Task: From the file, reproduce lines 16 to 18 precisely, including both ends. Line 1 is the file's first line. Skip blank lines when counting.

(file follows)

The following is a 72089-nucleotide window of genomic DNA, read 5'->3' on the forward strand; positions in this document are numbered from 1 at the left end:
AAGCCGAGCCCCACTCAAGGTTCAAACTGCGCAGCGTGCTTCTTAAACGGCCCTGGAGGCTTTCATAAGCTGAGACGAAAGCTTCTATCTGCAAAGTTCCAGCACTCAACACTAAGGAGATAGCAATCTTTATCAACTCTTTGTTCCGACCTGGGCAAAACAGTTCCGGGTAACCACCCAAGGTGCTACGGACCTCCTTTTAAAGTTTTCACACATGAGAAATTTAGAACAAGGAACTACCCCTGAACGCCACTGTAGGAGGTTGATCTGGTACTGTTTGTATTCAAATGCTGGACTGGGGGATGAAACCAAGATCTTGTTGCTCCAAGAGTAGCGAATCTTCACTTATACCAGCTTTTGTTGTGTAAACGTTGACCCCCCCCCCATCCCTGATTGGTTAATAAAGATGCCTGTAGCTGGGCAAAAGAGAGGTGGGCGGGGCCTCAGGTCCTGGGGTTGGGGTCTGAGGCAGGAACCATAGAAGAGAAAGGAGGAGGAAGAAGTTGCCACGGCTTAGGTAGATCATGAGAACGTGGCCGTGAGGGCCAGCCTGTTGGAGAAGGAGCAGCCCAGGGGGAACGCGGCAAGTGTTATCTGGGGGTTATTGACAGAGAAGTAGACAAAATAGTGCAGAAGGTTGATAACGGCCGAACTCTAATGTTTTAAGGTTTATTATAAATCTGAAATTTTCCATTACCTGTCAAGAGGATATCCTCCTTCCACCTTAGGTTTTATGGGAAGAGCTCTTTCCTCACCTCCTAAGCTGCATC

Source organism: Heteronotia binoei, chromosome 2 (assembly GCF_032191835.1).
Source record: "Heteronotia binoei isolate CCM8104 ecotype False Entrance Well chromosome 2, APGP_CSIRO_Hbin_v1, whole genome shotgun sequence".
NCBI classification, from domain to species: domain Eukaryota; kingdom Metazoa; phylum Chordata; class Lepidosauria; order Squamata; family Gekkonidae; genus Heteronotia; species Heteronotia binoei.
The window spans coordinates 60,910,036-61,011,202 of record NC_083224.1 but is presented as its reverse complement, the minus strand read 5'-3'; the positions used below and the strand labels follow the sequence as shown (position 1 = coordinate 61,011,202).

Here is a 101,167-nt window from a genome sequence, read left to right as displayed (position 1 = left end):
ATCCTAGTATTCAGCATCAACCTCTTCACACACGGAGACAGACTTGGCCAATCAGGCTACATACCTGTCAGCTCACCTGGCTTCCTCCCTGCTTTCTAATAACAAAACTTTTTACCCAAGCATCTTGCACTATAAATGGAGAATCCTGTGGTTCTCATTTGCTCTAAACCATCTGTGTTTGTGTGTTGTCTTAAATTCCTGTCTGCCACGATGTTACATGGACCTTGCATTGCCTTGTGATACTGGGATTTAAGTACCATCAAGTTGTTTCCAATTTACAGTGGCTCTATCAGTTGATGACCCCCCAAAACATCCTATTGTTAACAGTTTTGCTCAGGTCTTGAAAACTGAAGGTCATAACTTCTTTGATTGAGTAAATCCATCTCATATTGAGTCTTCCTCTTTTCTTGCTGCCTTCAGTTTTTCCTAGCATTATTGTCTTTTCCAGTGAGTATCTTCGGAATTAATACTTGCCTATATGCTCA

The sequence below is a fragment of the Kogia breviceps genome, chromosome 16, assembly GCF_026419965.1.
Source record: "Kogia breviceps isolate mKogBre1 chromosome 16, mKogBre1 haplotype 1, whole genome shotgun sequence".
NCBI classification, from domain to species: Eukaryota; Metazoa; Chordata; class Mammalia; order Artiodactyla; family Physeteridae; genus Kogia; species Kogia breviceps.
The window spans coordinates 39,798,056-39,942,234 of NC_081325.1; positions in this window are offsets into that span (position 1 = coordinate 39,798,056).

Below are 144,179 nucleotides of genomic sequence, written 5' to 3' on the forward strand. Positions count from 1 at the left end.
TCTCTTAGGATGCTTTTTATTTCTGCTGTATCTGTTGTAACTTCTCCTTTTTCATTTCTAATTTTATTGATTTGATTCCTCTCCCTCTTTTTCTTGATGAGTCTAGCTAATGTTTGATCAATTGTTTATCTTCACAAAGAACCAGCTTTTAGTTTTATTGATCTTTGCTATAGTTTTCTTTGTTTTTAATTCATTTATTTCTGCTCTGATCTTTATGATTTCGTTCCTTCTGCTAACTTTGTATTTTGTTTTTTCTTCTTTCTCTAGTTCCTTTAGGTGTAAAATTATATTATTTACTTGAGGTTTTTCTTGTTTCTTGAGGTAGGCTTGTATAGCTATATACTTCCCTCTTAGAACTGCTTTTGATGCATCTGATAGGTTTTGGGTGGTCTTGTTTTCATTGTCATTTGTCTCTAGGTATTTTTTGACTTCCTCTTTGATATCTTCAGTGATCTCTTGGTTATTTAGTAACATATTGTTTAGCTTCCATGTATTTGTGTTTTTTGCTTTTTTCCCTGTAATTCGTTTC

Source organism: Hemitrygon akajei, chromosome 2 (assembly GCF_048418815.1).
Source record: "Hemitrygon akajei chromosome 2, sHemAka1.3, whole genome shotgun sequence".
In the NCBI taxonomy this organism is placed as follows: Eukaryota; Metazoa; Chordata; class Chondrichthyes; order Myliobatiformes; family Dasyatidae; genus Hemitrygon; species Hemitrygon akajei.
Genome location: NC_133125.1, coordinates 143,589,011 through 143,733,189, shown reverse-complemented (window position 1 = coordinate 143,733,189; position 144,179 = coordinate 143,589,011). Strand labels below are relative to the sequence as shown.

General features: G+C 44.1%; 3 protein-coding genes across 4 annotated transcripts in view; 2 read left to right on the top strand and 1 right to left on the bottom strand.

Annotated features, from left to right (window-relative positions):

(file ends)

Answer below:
Source record: "Hemitrygon akajei chromosome 2, sHemAka1.3, whole genome shotgun sequence".
In the NCBI taxonomy this organism is placed as follows: Eukaryota; Metazoa; Chordata; class Chondrichthyes; order Myliobatiformes; family Dasyatidae; genus Hemitrygon; species Hemitrygon akajei.
Genome location: NC_133125.1, coordinates 143,589,011 through 143,733,189, shown reverse-complemented (window position 1 = coordinate 143,733,189; position 144,179 = coordinate 143,589,011). Strand labels below are relative to the sequence as shown.